Hand sanitizer, something that we were told we needed to stay safe and healthy, flew off the shelves faster than major manufacturers could produce it. This led the Trump administration to relax certain regulations and issue emergency guidance to allow producers to ramp up production and help meet the record demand. This was a reasonable approach at the time, as we had severe shortages of hand sanitizer and many stores had none to sell; however, it also led to lax practices in refilling, distributing and labeling hand sanitizers, and even dangerous and harmful products ending up in the hands of Americans. Now that we are almost on the other side of the pandemic, and businesses have their doors back open, the FDA needs to issue guidance on bulk distribution of hand sanitizer, to protect American citizens who are still relying on hand sanitizer for some measure of safety. 0:00 / 48:556 seconds…
Just this month, hand sanitizer manufacturer ArtNaturals had to recall hand sanitizer due to high amounts of “benzene, acetaldehyde and acetal contaminants,” and these are products that are being used on college campuses and in businesses.
Terrifyingly, benzene is linked to blood cancers, including leukemia, and is considered a high-risk carcinogen, and it is being given to Americans, unbeknownst to them. Many businesses purchased hand sanitizer in bulk — in gallon jugs — and then used it to refill existing branded hand sanitizer dispensers. The branded hand sanitizer was effective and safe, but in many instances the bulk sanitizer used to refill the branded dispensers was neither safe, nor effective.
The businesses who did this were not guilty of bad intent. But the effect was nonetheless harmful to the public, as they thought they were protecting themselves and reducing risk to themselves and others when, in fact, they were doing nothing to combat the virus, and even making themselves more at risk for other, more dangerous diseases like cancer.
As Americans are back out in the world and our economy begins to ramp back up, both students and consumers need to know that the hand sanitizer they are using at businesses they visit is effective and won’t put them at risk for other diseases. Ads by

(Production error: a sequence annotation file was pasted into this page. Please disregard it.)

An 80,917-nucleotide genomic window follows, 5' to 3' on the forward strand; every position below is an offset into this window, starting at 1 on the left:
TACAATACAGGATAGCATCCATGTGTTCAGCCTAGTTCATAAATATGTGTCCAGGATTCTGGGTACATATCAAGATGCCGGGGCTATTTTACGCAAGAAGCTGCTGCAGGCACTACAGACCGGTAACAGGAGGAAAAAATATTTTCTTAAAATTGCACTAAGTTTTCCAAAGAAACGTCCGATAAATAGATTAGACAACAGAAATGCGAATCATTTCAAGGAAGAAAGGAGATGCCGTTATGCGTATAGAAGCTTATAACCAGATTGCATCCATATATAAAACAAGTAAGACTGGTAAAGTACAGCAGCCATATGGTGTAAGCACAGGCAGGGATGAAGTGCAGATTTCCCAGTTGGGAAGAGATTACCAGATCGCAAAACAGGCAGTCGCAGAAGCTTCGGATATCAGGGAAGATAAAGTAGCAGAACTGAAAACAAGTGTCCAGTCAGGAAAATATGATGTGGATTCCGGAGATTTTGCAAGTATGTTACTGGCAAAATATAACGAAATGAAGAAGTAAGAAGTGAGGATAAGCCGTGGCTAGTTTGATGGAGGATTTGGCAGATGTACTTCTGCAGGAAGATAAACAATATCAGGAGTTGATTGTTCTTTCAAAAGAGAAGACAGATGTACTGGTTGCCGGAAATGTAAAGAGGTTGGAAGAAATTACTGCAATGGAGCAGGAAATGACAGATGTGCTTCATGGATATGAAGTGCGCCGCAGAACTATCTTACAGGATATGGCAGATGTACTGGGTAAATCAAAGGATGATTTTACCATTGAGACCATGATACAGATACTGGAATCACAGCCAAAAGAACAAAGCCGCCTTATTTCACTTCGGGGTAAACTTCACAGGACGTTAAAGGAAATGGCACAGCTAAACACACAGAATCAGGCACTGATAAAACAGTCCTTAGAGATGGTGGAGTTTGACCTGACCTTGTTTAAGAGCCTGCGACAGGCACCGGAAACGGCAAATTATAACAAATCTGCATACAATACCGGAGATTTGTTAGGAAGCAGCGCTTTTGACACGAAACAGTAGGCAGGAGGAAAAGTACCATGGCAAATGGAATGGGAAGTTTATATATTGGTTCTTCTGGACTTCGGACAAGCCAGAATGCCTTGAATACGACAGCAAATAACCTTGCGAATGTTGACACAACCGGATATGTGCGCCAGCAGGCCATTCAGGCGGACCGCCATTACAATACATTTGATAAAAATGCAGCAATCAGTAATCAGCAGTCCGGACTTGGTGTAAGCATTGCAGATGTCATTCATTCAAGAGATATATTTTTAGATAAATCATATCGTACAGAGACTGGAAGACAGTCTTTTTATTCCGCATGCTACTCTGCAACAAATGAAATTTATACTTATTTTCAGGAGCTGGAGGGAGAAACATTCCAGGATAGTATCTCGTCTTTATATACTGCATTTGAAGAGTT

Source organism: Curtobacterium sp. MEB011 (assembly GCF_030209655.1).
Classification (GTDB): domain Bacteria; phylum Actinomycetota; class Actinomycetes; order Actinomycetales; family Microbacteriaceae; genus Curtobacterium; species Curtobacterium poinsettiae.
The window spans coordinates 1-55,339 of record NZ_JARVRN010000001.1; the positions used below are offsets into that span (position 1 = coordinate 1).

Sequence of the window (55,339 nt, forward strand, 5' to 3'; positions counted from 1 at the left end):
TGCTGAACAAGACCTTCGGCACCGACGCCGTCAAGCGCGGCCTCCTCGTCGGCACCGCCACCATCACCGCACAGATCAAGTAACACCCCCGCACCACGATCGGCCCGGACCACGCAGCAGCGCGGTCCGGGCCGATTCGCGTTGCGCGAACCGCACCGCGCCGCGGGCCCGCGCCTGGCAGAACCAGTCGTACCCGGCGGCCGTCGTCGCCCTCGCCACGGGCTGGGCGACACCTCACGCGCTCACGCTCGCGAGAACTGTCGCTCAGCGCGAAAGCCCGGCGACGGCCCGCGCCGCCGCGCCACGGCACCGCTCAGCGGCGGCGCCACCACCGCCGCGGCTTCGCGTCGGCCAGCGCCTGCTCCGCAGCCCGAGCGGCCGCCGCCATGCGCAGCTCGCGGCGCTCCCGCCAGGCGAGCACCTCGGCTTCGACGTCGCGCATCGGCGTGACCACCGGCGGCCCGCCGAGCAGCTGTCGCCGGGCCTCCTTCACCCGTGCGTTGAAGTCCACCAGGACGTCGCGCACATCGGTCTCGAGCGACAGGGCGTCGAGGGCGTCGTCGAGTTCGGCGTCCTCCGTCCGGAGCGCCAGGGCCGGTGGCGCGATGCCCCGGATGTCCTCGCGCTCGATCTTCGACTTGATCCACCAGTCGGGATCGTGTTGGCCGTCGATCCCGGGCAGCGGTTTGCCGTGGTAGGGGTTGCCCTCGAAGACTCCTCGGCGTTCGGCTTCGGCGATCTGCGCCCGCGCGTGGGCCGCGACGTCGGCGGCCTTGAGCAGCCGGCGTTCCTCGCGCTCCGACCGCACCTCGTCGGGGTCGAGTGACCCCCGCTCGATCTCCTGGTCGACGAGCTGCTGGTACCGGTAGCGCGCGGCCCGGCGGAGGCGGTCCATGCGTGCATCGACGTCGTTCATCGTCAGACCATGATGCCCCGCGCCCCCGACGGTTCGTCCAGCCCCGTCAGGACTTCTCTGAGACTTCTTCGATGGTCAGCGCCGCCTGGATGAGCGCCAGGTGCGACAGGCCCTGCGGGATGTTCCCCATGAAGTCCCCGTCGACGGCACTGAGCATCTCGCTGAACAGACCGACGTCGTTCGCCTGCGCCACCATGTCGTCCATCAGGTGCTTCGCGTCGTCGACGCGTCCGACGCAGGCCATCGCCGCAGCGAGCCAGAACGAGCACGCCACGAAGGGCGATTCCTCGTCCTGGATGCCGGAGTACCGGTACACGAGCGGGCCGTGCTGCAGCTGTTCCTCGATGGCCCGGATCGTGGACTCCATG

Hopefully, we are overcoming the pandemic, and the crisis will soon be in our past. But hand sanitizer isn’t merely useful in combatting COVID-19. The common cold and the flu can be combatted with effective hand hygiene that includes reliable hand sanitizer. The flu season is coming and having access to safe and effective hand sanitizer is important, even if the risk of COVID-19 is decreasing.
Studies have shown that to effectively kill germs and viruses, the alcohol content needs to be at least 60 percent. Generally, more is better. Some have said that it shouldn’t be less than 70 percent. But there can be no doubt or disagreement that hand sanitizer should not contain known carcinogens at such high levels that their use is actually harmful and exposes people to an increased risk of cancer.
So, the FDA was correct to withdraw the emergency guidance and return to the previous and well-established standards, but the FDA now also must make sure that schools, retailers, restaurants, healthcare facilities, and other frontline businesses are providing safe and effective products, that includes advising against the practice of topping off refillable dispensers with dangerous, mislabeled and ineffective products.
Current science suggests that COVID-19, like the flu, will not be completely eradicated. Thus, we will have to mitigate their impact and harm. U.S. business owners have been through so much, and they fought to stay open, with the hope that they will have the necessary tools to keep their patrons safe. One effective way is through proper hand hygiene, which clearly includes having access to effective and safe hand sanitizer.
In 2007, it was discovered that the People’s Republic of China was shipping children’s toys to America (and other nations) that were painted with lead paint — a poison that can cause severe health consequences — including death. As the scandal expanded, it was learned that it wasn’t just children’s toys that were tainted. A wide variety of products from the PRC — such as pet food, toothpaste, lipstick, and even certain types of food for human consumption — were tainted with various poisons.